- There are a larger number of things on this rundown than one would expect, I suppose. On later watches in this equivalent arrangement, there were significantly more changes – little and huge – including the thickness of the little sharp edge of the remontoir instrument at 6 o’clock, the width of the screws fixing the dial to the development, and most importantly, the tone and patina of the primary dials.
The differences between the two watches were adequately important to my friend that he jumped at the opportunity to do the switch, and toward the day’s end both he and I are pleased as punch. This, as far as I might be concerned, helps to outline why the expression “aficionado authority” has meaning: it refers to somebody who has the passion to learn and think often about the qualifications that separate an appealing watch from one that is “perfect” for the person in question. Also the conviction to put their well deserved cash behind that passion.
If you’ve been taking a gander at the photos carefully – and if you’ve gotten this far I am speculating that you have – you have just learned one important fact about watch photography: the large scale focal point (especially when coupled with a high-goal camera like my Nikon D800E) is a cruel mistress.
Woe be unto her or him who prior to shooting doesn’t contribute the time expected to clean the watch altogether, as each speck of residue will appear as though a stone and any wanderer strings appear to assume the size of those ropes they use to tie up sea liners.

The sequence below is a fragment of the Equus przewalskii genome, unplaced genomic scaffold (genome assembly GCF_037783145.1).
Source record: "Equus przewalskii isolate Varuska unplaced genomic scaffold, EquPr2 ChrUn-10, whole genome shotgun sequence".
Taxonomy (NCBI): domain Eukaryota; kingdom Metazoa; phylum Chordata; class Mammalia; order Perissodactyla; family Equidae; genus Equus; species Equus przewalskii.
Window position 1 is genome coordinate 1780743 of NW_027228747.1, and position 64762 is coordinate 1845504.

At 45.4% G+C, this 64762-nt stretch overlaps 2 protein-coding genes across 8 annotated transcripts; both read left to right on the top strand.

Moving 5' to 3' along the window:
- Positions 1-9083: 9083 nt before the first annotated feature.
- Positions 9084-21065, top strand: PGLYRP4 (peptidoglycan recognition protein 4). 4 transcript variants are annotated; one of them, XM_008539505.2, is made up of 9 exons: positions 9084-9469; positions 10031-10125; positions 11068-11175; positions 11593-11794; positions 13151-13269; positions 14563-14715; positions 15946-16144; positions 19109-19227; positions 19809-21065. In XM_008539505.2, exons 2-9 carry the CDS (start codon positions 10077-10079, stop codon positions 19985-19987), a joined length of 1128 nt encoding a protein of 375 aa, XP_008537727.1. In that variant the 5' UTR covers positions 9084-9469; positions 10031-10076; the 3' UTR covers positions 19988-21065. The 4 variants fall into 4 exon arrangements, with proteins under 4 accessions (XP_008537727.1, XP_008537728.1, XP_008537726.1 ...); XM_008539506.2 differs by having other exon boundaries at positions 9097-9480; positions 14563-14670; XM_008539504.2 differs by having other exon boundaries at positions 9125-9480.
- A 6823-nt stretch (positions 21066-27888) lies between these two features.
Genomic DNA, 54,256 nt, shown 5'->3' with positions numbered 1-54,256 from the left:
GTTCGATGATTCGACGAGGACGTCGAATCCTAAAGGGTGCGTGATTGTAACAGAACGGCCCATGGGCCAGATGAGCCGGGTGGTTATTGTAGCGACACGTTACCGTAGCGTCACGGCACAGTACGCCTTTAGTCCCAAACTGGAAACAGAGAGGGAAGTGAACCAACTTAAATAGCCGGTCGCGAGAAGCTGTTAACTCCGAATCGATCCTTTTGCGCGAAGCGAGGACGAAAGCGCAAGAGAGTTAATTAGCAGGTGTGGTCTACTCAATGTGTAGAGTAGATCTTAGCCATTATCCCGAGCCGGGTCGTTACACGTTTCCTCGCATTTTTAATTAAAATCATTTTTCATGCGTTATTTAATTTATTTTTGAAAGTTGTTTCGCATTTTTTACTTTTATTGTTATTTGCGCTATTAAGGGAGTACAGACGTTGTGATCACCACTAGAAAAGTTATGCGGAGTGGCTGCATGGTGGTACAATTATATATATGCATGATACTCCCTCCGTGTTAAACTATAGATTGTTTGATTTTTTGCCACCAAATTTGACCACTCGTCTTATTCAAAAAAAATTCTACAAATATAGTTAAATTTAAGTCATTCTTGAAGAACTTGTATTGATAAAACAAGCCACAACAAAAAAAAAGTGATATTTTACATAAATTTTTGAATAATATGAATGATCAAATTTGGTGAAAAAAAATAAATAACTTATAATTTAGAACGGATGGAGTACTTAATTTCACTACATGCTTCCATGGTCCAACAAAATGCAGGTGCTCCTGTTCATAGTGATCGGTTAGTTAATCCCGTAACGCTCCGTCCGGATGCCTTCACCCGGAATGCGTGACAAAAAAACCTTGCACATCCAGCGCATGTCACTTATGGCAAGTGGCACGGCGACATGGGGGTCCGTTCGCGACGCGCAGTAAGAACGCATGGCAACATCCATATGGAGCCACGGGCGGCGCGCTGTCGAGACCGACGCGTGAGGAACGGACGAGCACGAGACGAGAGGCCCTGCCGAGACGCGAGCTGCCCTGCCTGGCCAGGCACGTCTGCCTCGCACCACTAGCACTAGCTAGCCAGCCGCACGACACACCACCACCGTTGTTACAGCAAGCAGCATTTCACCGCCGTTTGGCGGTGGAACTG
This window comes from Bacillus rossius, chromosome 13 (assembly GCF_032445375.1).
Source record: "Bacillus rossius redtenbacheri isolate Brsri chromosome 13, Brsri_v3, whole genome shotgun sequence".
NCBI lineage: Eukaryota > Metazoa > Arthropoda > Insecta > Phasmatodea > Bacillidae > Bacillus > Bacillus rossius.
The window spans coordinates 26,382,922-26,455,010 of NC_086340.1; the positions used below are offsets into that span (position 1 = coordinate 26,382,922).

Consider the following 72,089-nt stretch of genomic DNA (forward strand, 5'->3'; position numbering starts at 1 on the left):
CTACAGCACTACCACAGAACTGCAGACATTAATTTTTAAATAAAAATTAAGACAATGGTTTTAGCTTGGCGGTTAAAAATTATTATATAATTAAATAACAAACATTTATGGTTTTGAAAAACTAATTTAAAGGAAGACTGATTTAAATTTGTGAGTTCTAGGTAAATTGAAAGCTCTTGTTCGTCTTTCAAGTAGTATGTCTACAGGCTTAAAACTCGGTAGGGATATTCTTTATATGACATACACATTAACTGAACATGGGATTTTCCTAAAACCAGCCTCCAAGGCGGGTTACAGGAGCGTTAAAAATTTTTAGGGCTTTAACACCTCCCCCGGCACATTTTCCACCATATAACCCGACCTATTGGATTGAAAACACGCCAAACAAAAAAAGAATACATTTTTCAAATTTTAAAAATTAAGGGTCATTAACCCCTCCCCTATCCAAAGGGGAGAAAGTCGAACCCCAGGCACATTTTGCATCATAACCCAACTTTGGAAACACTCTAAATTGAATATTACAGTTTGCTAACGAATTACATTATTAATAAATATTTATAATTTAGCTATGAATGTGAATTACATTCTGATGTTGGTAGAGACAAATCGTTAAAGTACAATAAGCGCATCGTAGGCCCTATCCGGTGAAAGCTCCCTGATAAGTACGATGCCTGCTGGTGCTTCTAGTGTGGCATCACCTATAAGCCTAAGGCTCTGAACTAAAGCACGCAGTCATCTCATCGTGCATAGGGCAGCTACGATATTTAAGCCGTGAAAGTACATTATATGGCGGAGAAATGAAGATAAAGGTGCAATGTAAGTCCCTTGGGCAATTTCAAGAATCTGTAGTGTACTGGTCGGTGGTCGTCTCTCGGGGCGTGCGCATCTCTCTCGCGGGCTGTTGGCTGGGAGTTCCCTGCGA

As we take a gander at my mate’s new pride and happiness, we can obviously see that it needs a full help – heaps of disintegrated cement inside the gem around its edge (and even a type of red string that has worked its way in there), grimy, spent oils on a large number of the steel surfaces, pitting on the hands, lopsided patina on the primary dial, scratches looking into it, thus on.
Happily, as my “new” watch shows, Journe works really hard reconditioning watches to approach unique form, so I’m anticipating seeing (and photographing) the yellow-dialed observe once it gets back from its trip to Geneva.
So, which one is it for you?
For more information, please visit fpjourne.com/eu/assortments en-sln-1.html.
Quick Facts F.P. Journe Tourbillon Souverain
Case: platinum or red gold, 38 mm
Development: physically twisted Caliber 1498 with steady force directed by remontoir d’égalité
Functions: hours, minutes, seconds (on tourbillon confine); power hold pointer
Price: initially ca. $120,000 in platinum, ongoing sale deal prices differ somewhere in the range of $70,000 and $95,000 (counting buyer’s premium)
Production years: 1999 through 2004
Comment: this model was subsequently replaced by the Tourbillon Souverain with remontoir and lowlife seconds (still in production) powered by Caliber 1403 with 18-karat gold plates and extensions; accessible in 38 and 40 mm platinum and red gold cases
* This article was first published on May 25, 2014 at Behind The Lens: The F.P. Journe Tourbillon Souverain .